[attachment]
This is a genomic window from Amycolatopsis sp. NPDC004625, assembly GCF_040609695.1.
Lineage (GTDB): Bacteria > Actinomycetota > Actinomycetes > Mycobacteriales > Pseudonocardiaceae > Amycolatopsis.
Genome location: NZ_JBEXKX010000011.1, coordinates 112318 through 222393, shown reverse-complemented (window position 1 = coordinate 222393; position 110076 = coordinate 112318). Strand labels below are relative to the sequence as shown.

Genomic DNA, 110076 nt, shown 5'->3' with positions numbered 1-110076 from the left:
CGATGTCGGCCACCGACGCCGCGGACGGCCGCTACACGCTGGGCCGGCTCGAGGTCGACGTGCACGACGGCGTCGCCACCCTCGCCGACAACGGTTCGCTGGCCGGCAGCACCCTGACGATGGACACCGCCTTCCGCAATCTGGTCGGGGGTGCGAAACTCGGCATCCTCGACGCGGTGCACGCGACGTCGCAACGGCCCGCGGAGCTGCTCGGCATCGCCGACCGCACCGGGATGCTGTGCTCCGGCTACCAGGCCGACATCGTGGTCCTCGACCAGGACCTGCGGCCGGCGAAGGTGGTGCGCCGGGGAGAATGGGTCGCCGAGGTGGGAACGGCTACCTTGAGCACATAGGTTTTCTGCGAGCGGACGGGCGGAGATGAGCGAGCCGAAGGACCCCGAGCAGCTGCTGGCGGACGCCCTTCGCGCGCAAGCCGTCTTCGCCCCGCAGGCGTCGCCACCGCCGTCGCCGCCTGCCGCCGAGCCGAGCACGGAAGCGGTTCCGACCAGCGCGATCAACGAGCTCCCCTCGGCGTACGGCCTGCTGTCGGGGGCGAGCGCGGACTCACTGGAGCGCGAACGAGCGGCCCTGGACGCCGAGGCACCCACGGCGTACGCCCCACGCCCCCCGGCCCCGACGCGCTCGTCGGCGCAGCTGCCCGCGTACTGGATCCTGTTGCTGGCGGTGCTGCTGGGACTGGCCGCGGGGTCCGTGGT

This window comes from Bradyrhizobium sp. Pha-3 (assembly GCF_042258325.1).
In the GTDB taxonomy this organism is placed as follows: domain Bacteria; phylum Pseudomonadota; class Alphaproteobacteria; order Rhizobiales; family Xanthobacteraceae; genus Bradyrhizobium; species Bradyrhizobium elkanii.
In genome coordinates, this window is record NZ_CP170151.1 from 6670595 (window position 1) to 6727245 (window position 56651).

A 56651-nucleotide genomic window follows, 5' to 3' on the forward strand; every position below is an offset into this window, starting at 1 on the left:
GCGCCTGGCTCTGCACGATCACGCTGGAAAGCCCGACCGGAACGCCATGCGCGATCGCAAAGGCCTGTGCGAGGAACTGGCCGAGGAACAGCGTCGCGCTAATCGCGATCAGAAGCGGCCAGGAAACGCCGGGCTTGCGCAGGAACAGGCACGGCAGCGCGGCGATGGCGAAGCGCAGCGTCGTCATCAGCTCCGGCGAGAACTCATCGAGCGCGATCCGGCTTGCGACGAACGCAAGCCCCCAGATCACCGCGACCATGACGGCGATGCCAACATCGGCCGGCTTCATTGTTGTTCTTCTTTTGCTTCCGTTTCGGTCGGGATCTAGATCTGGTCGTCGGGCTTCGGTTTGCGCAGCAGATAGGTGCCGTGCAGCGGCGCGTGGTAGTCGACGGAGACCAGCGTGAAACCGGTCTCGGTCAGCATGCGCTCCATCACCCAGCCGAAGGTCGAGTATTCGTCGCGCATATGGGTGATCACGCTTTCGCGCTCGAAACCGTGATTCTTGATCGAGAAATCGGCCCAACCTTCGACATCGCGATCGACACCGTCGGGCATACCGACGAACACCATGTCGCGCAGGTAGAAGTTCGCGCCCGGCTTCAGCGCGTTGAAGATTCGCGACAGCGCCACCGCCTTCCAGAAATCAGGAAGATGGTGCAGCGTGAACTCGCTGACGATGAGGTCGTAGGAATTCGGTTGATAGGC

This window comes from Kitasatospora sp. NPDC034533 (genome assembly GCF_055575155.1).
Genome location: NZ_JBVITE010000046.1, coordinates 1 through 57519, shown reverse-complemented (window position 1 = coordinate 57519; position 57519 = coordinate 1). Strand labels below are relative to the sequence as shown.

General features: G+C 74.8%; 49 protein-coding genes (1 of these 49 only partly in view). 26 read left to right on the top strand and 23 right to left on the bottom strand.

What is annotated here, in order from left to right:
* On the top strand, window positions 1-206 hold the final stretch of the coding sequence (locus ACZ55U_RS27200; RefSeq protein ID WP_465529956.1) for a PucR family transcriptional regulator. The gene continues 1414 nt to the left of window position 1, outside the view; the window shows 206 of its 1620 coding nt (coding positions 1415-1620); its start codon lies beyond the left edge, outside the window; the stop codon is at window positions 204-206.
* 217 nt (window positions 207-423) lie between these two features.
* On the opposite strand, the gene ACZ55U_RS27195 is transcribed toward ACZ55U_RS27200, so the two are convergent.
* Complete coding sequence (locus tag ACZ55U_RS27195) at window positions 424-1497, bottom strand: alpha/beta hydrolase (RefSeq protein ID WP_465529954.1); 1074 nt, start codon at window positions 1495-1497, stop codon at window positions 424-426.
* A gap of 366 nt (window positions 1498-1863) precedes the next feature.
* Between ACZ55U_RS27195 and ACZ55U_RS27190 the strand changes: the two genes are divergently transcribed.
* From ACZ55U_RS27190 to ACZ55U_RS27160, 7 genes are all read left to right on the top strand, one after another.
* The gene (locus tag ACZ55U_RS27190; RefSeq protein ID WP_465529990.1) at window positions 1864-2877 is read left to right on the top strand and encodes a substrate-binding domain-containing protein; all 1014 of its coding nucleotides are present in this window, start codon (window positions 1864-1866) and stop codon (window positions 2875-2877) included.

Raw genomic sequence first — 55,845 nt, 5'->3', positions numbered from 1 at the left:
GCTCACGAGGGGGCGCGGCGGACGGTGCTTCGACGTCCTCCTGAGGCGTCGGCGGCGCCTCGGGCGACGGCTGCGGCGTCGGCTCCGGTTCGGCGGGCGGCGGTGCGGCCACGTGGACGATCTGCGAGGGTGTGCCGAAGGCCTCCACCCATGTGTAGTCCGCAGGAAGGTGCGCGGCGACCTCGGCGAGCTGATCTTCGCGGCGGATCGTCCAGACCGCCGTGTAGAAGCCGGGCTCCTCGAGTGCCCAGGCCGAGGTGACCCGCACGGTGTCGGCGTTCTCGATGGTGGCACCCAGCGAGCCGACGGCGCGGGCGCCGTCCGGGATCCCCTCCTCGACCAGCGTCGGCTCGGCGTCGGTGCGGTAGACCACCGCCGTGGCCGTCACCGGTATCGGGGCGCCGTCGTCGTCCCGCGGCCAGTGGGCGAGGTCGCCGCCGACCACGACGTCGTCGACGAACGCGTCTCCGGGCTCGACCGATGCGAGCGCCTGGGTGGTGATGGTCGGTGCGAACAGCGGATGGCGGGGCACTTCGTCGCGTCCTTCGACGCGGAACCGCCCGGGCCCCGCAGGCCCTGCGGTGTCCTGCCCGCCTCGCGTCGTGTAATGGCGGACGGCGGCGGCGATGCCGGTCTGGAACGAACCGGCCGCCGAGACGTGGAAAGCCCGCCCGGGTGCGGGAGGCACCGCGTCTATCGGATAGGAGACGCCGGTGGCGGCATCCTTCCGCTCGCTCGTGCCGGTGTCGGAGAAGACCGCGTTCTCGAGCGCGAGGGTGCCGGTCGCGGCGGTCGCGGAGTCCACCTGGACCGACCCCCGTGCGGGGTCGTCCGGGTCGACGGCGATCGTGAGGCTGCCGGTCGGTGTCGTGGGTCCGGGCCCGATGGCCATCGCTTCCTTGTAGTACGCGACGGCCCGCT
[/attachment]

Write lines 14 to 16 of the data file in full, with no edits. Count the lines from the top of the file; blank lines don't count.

What is annotated here, in order from left to right:
* On the top strand, window positions 1-206 hold the final stretch of the coding sequence (locus ACZ55U_RS27200; RefSeq protein ID WP_465529956.1) for a PucR family transcriptional regulator. The gene continues 1414 nt to the left of window position 1, outside the view; the window shows 206 of its 1620 coding nt (coding positions 1415-1620); its start codon lies beyond the left edge, outside the window; the stop codon is at window positions 204-206.
* 217 nt (window positions 207-423) lie between these two features.